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The Pursuit of Haplessness

The Internship (2013)

Phil Bray/20th Century Fox

“The Internship” reunites Owen Wilson and Vince Vaughn eight years after the Frat Pack blockbuster “Wedding Crashers.” Instead of crashing weddings for free food, free booze and hormonal women, this time they are crashing Google’s Mountain View, Calif., campus for prospective employment and, O.K., free food. The freewheeling naughts have made way for the fruitless teens. Even those perpetual slackers who talk a good game can’t talk their way out of the paper bag that is unemployment nowadays. In the face of the rippling foreclosure and broken marriage, though, the Frat Pack keeps its sunny side up: Who cares if the Google internships are only open to college students? Let’s enroll in the University of Phoenix!

Lacking the smarts and the skills, Messrs. Wilson and Vaughn are the outcasts in this particular microcosm, relegated to the motley crew of misfits passed over in the schoolyard picks. They do eventually prove themselves useful, though, by teaching teamwork to their fellow underdogs during a quidditch tournament straight out of the Hogwarts and also introducing them to the wonders of strip joints.

As their overachieving arch nemesis in the running for a handful of full-time openings, Max Minghella invites comparison to that other artifact of the dot-com era, “The Social Network.” Whereas that Facebook movie was factually based and gravely grim, this Google movie is one walking product placement that is gleefully oblivious and supposedly funny. But the film is not particularly funny at all. One wonders if some knucklehead at Google inundated the screenwriters, Jared Stern and Mr. Vaughn, with script notes that sterilized the proceedings. But “The Internship” is less a pageant of Google’s products and services than an agitprop of the company’s corporate philosophy and culture. As the film heads into its inevitable happy ending, it glosses over some gaping plot holes that fail to connect how any of Google’s challenges for its interns are of relevance to its products and services. If anything, all the film does is supply dubious hope to prospective Google interns and the general population that the American dream, however illusive, is alive and well — at Google anyway.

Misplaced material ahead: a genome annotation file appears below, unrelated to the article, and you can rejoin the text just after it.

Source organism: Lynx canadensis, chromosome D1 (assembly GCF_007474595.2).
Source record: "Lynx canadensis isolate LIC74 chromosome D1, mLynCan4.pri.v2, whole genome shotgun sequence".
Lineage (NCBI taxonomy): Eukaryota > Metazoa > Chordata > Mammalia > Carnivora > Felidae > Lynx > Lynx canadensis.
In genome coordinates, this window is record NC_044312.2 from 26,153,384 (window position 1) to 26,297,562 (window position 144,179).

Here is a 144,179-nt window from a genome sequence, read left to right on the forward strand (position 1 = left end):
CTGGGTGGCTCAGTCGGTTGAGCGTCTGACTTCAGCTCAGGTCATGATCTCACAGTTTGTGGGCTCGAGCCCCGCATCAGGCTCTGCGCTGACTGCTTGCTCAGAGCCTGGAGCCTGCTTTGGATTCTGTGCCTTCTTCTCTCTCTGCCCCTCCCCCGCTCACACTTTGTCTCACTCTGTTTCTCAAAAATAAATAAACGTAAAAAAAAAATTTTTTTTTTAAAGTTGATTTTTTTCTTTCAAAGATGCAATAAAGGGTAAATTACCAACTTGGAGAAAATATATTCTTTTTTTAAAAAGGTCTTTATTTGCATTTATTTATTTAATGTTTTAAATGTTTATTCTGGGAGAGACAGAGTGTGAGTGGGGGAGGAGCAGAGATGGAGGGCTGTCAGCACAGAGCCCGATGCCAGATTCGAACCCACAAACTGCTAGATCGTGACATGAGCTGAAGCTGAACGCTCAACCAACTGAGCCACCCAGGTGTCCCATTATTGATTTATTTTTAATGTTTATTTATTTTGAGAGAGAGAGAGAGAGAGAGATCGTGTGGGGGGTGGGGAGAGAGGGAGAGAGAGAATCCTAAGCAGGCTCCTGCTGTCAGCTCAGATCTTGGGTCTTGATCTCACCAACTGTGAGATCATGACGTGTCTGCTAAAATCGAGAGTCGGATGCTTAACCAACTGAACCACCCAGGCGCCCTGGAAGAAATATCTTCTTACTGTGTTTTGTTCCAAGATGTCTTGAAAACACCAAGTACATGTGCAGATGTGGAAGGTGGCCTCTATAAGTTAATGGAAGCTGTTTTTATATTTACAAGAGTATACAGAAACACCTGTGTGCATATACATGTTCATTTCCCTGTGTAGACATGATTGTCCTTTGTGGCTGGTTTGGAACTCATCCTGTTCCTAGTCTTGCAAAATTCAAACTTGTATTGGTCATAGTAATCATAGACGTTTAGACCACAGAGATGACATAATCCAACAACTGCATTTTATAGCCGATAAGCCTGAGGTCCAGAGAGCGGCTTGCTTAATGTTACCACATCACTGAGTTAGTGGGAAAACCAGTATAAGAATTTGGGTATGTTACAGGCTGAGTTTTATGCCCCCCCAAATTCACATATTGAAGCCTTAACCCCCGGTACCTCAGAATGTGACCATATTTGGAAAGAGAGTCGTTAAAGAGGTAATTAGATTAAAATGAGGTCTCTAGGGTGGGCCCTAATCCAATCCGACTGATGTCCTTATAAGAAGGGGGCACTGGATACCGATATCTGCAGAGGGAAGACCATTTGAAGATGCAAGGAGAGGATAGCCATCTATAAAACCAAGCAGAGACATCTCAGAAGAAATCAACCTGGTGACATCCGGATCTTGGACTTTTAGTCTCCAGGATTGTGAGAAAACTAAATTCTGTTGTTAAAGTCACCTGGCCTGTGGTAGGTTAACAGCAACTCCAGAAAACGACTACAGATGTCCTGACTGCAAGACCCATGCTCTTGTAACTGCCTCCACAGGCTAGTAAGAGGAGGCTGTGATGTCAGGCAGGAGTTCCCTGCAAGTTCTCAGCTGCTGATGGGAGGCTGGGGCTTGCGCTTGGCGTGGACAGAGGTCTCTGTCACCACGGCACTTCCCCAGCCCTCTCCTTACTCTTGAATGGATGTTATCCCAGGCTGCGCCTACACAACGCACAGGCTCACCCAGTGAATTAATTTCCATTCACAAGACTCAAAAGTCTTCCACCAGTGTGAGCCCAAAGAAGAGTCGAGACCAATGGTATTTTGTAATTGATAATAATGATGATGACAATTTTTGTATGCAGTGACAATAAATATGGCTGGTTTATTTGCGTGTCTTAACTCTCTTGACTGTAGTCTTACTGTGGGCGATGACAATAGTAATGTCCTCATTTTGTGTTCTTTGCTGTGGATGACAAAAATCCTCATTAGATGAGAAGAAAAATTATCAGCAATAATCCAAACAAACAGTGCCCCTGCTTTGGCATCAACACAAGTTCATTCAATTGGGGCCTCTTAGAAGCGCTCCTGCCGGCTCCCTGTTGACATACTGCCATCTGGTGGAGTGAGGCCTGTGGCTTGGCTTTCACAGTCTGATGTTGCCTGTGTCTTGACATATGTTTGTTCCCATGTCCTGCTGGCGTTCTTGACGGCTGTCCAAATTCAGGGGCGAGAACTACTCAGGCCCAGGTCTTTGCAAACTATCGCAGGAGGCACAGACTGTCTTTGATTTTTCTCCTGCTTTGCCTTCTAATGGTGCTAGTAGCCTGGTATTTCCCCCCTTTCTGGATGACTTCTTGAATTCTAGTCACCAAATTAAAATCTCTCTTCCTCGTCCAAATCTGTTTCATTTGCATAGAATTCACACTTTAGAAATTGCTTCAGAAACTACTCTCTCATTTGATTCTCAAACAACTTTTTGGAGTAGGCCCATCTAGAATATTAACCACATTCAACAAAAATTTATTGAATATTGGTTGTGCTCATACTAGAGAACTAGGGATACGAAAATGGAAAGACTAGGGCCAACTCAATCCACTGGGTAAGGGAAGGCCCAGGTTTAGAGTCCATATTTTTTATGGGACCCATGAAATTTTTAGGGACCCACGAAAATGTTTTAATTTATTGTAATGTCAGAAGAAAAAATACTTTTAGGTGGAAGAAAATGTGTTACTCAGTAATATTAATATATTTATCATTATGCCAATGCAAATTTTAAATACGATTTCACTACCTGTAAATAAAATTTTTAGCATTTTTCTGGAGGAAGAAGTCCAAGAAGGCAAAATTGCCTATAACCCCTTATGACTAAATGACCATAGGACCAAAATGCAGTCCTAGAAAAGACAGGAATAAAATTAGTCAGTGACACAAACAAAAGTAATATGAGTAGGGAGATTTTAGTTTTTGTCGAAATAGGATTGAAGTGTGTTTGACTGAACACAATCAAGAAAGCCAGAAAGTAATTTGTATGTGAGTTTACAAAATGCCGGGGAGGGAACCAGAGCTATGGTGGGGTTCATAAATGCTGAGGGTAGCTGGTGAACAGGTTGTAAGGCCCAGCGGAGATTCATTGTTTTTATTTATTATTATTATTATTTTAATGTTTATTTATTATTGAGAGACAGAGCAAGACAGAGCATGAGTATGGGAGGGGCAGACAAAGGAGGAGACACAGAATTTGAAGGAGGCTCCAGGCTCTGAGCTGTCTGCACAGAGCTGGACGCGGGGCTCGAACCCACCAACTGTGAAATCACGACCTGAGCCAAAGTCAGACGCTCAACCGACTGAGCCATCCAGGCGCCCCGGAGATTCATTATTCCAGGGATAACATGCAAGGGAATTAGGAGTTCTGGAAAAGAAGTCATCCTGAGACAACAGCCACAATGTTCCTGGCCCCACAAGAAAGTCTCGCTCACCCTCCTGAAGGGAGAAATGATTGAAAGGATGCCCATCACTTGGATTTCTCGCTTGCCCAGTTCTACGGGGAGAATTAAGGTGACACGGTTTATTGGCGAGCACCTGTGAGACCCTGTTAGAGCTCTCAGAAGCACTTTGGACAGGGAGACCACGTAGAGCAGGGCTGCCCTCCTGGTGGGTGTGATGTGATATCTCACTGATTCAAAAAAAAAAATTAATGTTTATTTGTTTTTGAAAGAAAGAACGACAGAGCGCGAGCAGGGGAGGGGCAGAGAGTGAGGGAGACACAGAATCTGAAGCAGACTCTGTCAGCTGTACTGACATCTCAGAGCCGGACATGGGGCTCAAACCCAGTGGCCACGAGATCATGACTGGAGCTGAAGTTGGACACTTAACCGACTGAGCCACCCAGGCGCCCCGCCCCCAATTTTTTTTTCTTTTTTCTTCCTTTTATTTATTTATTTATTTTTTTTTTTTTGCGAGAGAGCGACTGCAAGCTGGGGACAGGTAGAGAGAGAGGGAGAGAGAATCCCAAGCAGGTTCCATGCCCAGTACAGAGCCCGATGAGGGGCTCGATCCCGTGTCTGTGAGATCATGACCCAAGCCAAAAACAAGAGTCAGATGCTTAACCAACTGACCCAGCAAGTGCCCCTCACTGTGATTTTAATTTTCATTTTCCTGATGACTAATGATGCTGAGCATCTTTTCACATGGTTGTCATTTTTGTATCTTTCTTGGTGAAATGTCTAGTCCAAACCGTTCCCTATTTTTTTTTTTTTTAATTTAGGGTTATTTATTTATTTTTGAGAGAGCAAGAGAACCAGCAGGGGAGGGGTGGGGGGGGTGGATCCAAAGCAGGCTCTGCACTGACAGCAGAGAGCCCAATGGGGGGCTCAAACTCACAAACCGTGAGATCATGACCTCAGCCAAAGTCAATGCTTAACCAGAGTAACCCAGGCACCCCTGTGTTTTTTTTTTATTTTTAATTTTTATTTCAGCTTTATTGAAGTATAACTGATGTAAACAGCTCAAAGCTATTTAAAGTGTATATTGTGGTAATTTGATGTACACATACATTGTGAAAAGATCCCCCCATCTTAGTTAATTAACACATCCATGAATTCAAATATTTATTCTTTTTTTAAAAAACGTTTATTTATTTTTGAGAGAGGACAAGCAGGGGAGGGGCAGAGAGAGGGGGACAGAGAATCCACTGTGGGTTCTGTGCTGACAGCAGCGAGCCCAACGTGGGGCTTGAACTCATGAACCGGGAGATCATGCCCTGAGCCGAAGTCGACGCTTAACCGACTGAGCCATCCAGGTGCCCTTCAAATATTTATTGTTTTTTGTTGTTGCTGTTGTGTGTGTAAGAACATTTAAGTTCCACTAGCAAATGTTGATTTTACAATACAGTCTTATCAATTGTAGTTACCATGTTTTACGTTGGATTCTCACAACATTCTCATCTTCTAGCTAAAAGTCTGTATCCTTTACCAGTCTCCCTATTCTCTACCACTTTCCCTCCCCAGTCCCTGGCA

Opens on June 7 in the United States and on July 3 in Britain.

Directed by Shawn Levy; written by Vince Vaughn and Jared Stern, based on a story by Mr. Vaughn; director of photography, Jonathan Brown; edited by Dean Zimmerman; music by Christophe Beck; production design by Tom Meyer; costumes by Leesa Evans; produced by Mr. Vaughn and Mr. Levy; released by 20th Century Fox. Running time: 1 hour 59 minutes. This film is rated PG-13 by M.P.A.A. and 12A by B.B.F.C.

WITH: Vince Vaughn (Billy McMahon), Owen Wilson (Nick Campbell), Rose Byrne (Dana), Max Minghella (Graham Hawtrey), Aasif Mandvi (Mr. Chetty), Josh Brener (Lyle), Dylan O’Brien (Stuart), Tobit Raphael (Yo-Yo Santos), Tiya Sircar (Neha) and Jessica Szohr (Marielena).


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